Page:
Established in 1874, Luling was the far western stop of a branch of the Southern Pacific Railroad and developed as a cattle-raising and shipping center. When cattle drives north waned, Luling turned to cotton farming. But in 1922, the town’s fortunes changed when an eccentric wildcatter, Edgar B. Davis, brought in the first oil well, opening a field 12 miles long and two miles wide. Luling’s population quickly jumped from 500 to 5,000 as roughnecks and their families made their homes in a tent city constructed along the railroad tracks. By 1924, the field was producing 11 million barrels of oil a year.
That history is commemorated at the Central Texas Oil Patch Museum, the gem of downtown Luling. Exhibits trace the development of the oil industry and its social and economic impact on Central Texas. Displays include a working model of a modern oil rig, pump jacks, and decades’ worth of tools. The museum is located in the Walker Brothers Building, a restored, 1885 mercantile store that’s also home to the Luling Area Chamber of Commerce Visitors Center. Stop by for a map of the whimsical Pump Jack Tour, and for information about Luling’s signature festival, the annual June Watermelon Thump, a celebration of the luscious fruit that draws some 50,000 visitors.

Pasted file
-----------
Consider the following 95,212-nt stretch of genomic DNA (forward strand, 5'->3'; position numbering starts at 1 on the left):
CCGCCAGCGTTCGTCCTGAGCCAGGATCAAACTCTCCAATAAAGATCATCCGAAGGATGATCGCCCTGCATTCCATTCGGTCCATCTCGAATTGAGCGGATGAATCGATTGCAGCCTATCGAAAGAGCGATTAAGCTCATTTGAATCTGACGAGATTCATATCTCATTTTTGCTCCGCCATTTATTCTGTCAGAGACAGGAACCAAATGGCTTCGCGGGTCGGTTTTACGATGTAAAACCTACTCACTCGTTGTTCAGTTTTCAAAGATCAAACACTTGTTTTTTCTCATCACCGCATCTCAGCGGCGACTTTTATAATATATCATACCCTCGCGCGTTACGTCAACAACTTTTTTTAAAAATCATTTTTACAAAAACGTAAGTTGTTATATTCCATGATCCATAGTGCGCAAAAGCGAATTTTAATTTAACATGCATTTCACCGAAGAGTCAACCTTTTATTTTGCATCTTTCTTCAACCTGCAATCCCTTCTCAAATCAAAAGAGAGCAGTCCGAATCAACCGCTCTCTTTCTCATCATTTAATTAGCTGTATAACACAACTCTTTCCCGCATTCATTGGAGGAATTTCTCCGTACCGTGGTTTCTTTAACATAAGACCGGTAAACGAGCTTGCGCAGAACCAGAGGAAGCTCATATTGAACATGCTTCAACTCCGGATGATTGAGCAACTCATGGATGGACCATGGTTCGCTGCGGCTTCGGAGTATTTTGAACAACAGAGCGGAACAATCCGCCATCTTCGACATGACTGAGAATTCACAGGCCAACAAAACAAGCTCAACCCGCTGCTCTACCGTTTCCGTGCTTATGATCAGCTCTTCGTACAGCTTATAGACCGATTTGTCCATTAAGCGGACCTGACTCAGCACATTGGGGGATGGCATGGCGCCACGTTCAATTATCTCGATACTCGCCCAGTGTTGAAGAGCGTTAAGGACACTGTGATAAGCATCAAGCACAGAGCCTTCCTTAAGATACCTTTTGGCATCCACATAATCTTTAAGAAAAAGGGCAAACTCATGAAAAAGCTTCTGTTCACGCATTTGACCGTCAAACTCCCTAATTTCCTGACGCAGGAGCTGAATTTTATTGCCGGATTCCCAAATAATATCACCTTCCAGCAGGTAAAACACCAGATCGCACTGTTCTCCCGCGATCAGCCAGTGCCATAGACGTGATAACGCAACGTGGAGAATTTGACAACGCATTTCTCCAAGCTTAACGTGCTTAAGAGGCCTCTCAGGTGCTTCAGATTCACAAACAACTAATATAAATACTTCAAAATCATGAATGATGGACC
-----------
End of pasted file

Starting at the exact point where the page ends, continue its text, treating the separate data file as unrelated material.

If eco-tourism is your passion, grab your kayak or canoe and head to the Luling Zedler Mill Paddling Trail, the first designated inland paddling trail in Texas. Put in at River Trail Park, west of town, and enjoy a leisurely, six-mile encounter with nature and wildlife. Take out at the historic, Zedler Mill Museum and Park. Established in 1874, the Zedler family operated the mill until the 1960s. Now it’s being preserved as a nine-acre historical site. Use your cell-phone to take a tour then enjoy a picnic —remembering to pack watermelon for dessert.